I have always wanted to be an avid reader. I introduced An Article Monthly Project months ago, and I did find that making the time to read the articles was satisfying. But, it did not last.
One good book I am reading (in pieces) is The Dynamics of Music Psychotherapy, edited by Kenneth Bruscia. I’m quite sure many music therapists either own it or have heard of it, but it seems to be a good one to go back to whenever I so need.
If there so happens to be someone out there who wants to discuss any of the chapters, I’m all for it.
Over the past few months I have been shifting the way I think of music therapy and my philosophy of my practice from outcome-oriented to process-oriented. These months have brought such an interesting struggle. I am really fortunate to have found a clinical supervisor who is supporting me in this transition. This change has introduced a number of obstacles, none of which I would be able to navigate successfully without support. All sorts of questions have arisen for me as I’m working through the change, and I am led to believe that the questions aren’t ever going to come to an end. They just may be of a different nature. I think the questions are what is so appealing as well as what is so scary about process-oriented therapy.
This week I’ve come to decide that I need to find my connection in regard to the way I’m practicing, and to recognize that it is itself a process. I have experienced a share of challenges to this orientation, and though I believe in the validity of music therapy as a whole, I cannot switch off the way I provide the best care so that I may sidestep an obstacle. Sometimes connecting to a philosophy such as I am doing now is difficult. But, I already feel more genuine as a therapist, which will in turn benefit my clients.
Here’s hoping that the path keeps winding, but at least smoothes out a little!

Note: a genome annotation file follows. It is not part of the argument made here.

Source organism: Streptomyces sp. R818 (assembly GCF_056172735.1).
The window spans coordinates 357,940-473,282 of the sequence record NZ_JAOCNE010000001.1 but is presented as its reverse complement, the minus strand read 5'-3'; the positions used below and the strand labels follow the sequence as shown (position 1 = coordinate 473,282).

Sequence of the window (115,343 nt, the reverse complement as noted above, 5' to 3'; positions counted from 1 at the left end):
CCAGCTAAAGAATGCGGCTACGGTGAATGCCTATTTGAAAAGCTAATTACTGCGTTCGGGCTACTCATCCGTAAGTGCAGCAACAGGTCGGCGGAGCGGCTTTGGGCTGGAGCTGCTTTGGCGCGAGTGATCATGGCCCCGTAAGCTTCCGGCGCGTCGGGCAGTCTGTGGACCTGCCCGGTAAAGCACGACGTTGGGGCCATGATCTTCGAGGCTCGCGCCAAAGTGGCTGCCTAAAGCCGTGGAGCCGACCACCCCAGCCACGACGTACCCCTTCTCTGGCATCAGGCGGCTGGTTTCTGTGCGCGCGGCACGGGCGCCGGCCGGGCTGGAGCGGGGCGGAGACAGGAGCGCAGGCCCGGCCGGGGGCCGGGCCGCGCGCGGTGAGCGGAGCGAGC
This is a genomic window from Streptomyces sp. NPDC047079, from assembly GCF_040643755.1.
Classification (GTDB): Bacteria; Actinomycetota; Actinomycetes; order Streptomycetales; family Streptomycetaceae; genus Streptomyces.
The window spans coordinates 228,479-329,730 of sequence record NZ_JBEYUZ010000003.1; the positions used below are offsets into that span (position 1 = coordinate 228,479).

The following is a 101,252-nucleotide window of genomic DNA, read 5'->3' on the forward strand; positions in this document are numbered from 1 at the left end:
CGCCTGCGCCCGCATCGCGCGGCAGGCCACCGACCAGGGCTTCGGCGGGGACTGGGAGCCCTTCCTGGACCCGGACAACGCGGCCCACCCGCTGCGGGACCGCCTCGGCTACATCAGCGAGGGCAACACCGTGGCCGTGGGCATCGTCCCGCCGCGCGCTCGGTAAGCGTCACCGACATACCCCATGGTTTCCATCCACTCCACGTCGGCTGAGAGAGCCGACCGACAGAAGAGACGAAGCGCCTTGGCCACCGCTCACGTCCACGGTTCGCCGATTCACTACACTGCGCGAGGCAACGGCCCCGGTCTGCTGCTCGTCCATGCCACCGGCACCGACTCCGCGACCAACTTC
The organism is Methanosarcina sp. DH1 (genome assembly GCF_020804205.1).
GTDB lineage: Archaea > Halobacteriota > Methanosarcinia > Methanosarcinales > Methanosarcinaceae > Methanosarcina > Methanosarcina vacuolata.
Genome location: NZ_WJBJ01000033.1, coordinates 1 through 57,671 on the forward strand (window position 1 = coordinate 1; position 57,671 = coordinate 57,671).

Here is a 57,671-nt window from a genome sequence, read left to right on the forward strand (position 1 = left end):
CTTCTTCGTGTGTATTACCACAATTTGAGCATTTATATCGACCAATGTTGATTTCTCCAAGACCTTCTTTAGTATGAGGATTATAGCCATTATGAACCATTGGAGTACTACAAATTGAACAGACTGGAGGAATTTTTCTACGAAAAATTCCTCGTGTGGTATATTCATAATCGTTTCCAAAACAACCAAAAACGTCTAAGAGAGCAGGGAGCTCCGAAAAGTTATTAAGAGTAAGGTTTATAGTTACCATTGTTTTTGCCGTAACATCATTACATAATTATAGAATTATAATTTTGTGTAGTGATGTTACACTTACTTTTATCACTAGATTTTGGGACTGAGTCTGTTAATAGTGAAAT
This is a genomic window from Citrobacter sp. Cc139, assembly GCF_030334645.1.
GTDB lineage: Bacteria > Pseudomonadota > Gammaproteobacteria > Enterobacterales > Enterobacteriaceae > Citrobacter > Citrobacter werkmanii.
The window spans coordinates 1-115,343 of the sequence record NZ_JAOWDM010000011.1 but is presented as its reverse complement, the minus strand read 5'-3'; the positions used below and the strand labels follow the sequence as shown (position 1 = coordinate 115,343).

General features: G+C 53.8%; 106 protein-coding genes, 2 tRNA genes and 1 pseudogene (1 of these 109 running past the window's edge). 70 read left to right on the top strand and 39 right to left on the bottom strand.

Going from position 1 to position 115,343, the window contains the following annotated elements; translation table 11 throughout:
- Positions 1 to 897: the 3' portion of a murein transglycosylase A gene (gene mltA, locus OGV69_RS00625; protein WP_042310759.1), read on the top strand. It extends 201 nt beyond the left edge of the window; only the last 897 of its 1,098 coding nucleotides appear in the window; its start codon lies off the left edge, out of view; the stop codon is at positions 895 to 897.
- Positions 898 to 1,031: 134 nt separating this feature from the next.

I wonder if anyone else has ever had a transition like this.
Yes, the musicality of this song is strange. The singer’s voice doesn’t sound like it should be singing these lyrics. But, I appreciate these lyrics as a music therapist. I was listening to The Current this morning and thought the song, or at least the lyrics, could lend themselves well to a group discussion with high schoolers or middle schoolers.
I had one client today with whom I had a lot of trouble connecting. I brought her favorite instruments. Though she is non-verbal, she is often quite vocal, and she seemed to be engaged vocally at the beginning of the session. Then, she turned away. She didn’t take any instrument to play, nor did she use a certain iPad app that she’s historically seemed to love. I asked her to sign “all done,” or to tell me she was through with certain experiences in another specific way. She did neither. Most of the session, she kept her body turned away from me.
Writing about it and reviewing it now, I think I would’ve best served her by listening to her more actively. Like I said, she was vocalizing at the opening of the session. Not until we had only 15 or so minutes in our session did I truly engage with her vocally. Then, she turned back toward me. Then, she made some eye contact. Only then did I feel we had connected. I believe she felt more heard at that point.
Those first minutes were difficult. I attempted to be silent in order to see if she would choose an instrument without any kind of perceived pressure from me. I attempted asking her questions and giving her two ways to answer. But, in the end, our connection was fused when we sang together.
Finding connection professionally
I have hopes for the peer supervision group we have here in the Twin Cities. Those hopes include having a stable space where we can come together as professionals and ask our questions and receive honest advice or validation. I also hope that we use music to improvise together, to share songs, and also to address specific needs that are happening in our clinical lives. Perhaps at some point we can host speakers. Finding this type of professional connection would be so very beneficial, at least for me, being in private practice.
I wonder if anyone out there has anything to say about finding connection.
I’m writing in terms of clinical and professional connection, but I’d love to hear input on other kinds of music therapy-related connection.
We had a great group for our somewhat-monthly peer supervision meeting last night. I was fortunate to meet for the first time three new music therapists who are practicing in the Minneapolis and St. Paul area, and together all seven of us improvised and shared some songs we’d been using in our clinical work. Coming up on Saturday is the Music Therapy Association of Minnesota conference, entitled “Brain Tuning: Teaching Others to Improve Attention, Memory, and Problem Solving Skills.”
Thanks to those music therapists who came out last night. I will be posting about the next peer supervision group meeting once it’s decided.